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These new essays, relevant for a variety of fields--history, women's studies, STEM, and family and consumer sciences itself--take current and historical perspectives on home economics philosophy, social responsibility, and public outreach; food and clothing; gender and race in career settings; and challenges to the field's identity and continuity.
There is a profound crisis in the United States' foster care system, Jill Duerr Berrick writes in this expertly researched, passionately written book. No state has passed the federally mandated Child and Family Service Review; two-thirds of the state systems have faced class-action lawsuits demanding change; and most tellingly, well over half of all children who enter foster care never go home. The field of child welfare has lost its way and is neglecting its fundamental responsibility to the most vulnerable children and families in America. The family stories Berrick weaves throughout the chapters provide a vivid backdrop for her statistics. Amanda, raised in foster care, began having children of her own while still a teen and lost them to the system when she became addicted to drugs. Tracy, brought up by her schizophrenic single mother, gave birth to the first of eight children at age fourteen and saw them all shuffled through foster care as she dealt drugs and went to prison. Both they and the other individuals that Berrick features spent years without adequate support from social workers or the government before finally achieving a healthier life; many people never do. But despite the clear crisis in child welfare, most calls for reform have focused on unproven prevention methods, not on improving the situation for those already caught in the system. Berrick argues that real child welfare reform will only occur when the centerpiece of child welfare - reunification, permanency, and foster care - is reaffirmed. Take Me Home reminds us that children need long-term caregivers who can help them develop and thrive. When troubled parents can't change enough to permit reunification, alternative permanency options must be pursued. And no reform will matter for the hundreds of thousands of children entering foster care each year in America unless their experience of out-of-home care is considerably better than the one many now experience. Take Me Home offers prescriptions for policy change and strategies for parents, social workers, and judges struggling with permanency decisions. Readers will come away reinvigorated in their thinking about how to get children to the homes they need.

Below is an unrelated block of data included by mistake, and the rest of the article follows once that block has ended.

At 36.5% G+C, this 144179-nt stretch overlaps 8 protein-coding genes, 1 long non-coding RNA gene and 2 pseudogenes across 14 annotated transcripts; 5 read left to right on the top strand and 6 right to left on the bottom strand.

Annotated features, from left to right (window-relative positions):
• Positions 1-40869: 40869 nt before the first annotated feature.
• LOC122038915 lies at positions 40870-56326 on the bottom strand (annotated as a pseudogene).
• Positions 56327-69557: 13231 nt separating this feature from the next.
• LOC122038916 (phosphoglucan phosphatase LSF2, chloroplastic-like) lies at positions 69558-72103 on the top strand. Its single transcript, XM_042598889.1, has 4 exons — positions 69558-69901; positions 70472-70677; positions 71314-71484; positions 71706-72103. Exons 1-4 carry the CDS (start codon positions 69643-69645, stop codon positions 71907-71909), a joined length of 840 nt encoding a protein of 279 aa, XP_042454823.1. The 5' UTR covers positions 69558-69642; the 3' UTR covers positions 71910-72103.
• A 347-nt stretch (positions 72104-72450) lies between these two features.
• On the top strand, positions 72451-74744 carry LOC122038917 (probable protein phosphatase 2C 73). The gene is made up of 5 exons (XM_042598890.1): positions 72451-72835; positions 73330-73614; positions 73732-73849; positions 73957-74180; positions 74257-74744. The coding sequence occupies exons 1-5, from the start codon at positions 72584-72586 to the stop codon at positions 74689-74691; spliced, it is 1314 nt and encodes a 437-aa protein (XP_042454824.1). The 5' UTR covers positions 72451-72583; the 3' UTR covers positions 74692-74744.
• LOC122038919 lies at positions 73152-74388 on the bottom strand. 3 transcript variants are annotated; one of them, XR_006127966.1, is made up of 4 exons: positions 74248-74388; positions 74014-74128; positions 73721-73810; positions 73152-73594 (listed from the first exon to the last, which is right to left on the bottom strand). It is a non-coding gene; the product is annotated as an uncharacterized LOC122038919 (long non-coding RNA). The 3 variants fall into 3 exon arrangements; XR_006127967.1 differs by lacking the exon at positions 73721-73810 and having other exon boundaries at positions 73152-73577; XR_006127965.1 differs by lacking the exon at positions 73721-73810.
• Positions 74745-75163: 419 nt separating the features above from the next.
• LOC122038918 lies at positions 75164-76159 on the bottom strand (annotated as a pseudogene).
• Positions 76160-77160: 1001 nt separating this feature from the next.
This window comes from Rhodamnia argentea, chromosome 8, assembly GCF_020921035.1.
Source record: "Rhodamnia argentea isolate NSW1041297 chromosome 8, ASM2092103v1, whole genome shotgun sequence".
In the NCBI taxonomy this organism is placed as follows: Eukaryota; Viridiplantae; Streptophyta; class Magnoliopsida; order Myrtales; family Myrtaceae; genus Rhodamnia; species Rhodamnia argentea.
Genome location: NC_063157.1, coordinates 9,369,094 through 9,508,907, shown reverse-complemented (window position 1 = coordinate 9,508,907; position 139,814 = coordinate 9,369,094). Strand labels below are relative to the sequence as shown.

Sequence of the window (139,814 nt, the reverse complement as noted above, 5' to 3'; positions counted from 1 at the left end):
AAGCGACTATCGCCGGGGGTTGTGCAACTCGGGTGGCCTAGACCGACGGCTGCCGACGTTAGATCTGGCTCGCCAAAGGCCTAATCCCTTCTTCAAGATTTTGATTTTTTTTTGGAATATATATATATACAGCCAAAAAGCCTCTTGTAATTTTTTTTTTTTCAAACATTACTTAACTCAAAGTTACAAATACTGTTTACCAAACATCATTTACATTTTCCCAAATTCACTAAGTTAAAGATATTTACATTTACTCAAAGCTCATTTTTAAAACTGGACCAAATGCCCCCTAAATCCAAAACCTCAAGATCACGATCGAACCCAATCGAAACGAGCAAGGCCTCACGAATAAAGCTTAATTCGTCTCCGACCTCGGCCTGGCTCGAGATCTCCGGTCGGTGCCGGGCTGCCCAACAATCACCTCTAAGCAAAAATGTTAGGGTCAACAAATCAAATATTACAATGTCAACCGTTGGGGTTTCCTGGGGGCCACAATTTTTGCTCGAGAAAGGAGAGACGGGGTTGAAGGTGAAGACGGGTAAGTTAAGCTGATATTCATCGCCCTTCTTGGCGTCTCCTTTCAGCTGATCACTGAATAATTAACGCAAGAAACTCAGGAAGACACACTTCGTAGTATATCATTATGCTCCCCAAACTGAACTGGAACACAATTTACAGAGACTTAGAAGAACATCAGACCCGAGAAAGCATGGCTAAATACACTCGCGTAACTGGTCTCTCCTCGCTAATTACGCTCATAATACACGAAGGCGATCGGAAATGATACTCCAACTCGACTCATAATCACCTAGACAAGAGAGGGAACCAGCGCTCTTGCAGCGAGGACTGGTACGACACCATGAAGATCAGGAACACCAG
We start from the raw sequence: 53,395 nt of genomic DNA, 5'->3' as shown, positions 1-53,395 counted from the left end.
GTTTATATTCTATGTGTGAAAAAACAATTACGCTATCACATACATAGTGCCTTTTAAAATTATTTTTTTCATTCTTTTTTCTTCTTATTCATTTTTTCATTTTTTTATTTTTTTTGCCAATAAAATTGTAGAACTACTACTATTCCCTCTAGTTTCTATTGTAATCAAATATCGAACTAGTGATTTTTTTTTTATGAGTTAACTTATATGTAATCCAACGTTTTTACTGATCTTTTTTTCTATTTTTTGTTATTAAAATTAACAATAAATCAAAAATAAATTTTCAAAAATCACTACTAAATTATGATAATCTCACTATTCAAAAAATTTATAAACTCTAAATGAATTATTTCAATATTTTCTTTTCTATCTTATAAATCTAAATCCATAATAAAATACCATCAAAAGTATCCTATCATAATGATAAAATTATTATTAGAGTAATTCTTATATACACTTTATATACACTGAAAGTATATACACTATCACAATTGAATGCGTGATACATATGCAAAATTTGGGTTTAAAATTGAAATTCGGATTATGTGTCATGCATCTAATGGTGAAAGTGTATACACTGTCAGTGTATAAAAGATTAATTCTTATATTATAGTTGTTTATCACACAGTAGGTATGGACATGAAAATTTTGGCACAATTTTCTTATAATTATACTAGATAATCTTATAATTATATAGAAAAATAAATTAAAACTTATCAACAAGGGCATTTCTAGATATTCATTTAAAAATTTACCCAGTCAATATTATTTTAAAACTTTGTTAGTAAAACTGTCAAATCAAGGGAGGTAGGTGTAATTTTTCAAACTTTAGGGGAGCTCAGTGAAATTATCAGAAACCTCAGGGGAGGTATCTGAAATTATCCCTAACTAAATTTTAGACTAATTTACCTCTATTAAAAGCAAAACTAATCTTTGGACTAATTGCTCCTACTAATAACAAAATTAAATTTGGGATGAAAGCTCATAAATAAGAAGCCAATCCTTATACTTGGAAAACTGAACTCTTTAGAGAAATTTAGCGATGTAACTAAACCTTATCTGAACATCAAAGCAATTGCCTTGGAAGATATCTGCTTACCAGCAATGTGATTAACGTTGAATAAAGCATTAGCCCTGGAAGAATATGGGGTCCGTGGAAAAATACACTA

The acclaimed interior designer combines rich tradition with modern sensibilities in this beautifully photographed book of homes across the deep South. James Farmer’s design firm works with clients across the South who want to turn their houses into homes. Now Farmer takes readers on a guided tour of eleven home projects—from makeovers to remodels and new construction—as he brings together a cultivated mix of high and low, storied and new, collected and found; presenting them all as a thoughtfully exhibited array of taste, style, good architecture, and interior comfort. Woven alongside beautiful photography of interiors and exteriors are personal stories James shares about living in the South, the people in his life, and how he fell in love with home design. A Place to Call Home is a beautiful book to inspire Southern style at home―infusing the new with antique, vintage, and heirloom pieces.